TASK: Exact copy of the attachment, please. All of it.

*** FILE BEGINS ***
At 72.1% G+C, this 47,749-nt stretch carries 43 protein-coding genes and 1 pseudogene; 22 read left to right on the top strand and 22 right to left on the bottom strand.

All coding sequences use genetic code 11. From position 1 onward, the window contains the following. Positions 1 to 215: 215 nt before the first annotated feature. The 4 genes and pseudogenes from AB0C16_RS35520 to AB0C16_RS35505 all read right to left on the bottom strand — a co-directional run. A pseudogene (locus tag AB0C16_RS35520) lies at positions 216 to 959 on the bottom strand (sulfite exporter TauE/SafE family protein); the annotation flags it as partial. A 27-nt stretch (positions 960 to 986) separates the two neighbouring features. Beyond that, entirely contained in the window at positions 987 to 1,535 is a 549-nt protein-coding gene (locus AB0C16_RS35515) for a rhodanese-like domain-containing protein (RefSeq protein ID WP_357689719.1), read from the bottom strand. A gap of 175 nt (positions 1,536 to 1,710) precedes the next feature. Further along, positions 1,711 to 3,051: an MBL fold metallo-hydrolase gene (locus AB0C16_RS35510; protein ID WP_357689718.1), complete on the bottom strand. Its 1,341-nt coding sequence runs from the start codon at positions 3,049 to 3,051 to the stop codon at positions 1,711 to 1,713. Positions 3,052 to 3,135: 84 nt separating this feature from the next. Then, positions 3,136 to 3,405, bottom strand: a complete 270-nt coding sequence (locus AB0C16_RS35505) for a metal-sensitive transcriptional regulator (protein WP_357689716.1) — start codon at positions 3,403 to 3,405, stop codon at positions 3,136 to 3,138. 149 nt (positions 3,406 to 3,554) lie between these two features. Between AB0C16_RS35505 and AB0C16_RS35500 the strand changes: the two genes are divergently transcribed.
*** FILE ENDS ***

At 72.1% G+C, this 47,749-nt stretch carries 43 protein-coding genes and 1 pseudogene; 22 read left to right on the top strand and 22 right to left on the bottom strand.

All coding sequences use genetic code 11. From position 1 onward, the window contains the following. Positions 1 to 215: 215 nt before the first annotated feature. The 4 genes and pseudogenes from AB0C16_RS35520 to AB0C16_RS35505 all read right to left on the bottom strand — a co-directional run. A pseudogene (locus tag AB0C16_RS35520) lies at positions 216 to 959 on the bottom strand (sulfite exporter TauE/SafE family protein); the annotation flags it as partial. A 27-nt stretch (positions 960 to 986) separates the two neighbouring features. Beyond that, entirely contained in the window at positions 987 to 1,535 is a 549-nt protein-coding gene (locus AB0C16_RS35515) for a rhodanese-like domain-containing protein (RefSeq protein ID WP_357689719.1), read from the bottom strand. A gap of 175 nt (positions 1,536 to 1,710) precedes the next feature. Further along, positions 1,711 to 3,051: an MBL fold metallo-hydrolase gene (locus AB0C16_RS35510; protein ID WP_357689718.1), complete on the bottom strand. Its 1,341-nt coding sequence runs from the start codon at positions 3,049 to 3,051 to the stop codon at positions 1,711 to 1,713. Positions 3,052 to 3,135: 84 nt separating this feature from the next. Then, positions 3,136 to 3,405, bottom strand: a complete 270-nt coding sequence (locus AB0C16_RS35505) for a metal-sensitive transcriptional regulator (protein WP_357689716.1) — start codon at positions 3,403 to 3,405, stop codon at positions 3,136 to 3,138. 149 nt (positions 3,406 to 3,554) lie between these two features. Between AB0C16_RS35505 and AB0C16_RS35500 the strand changes: the two genes are divergently transcribed.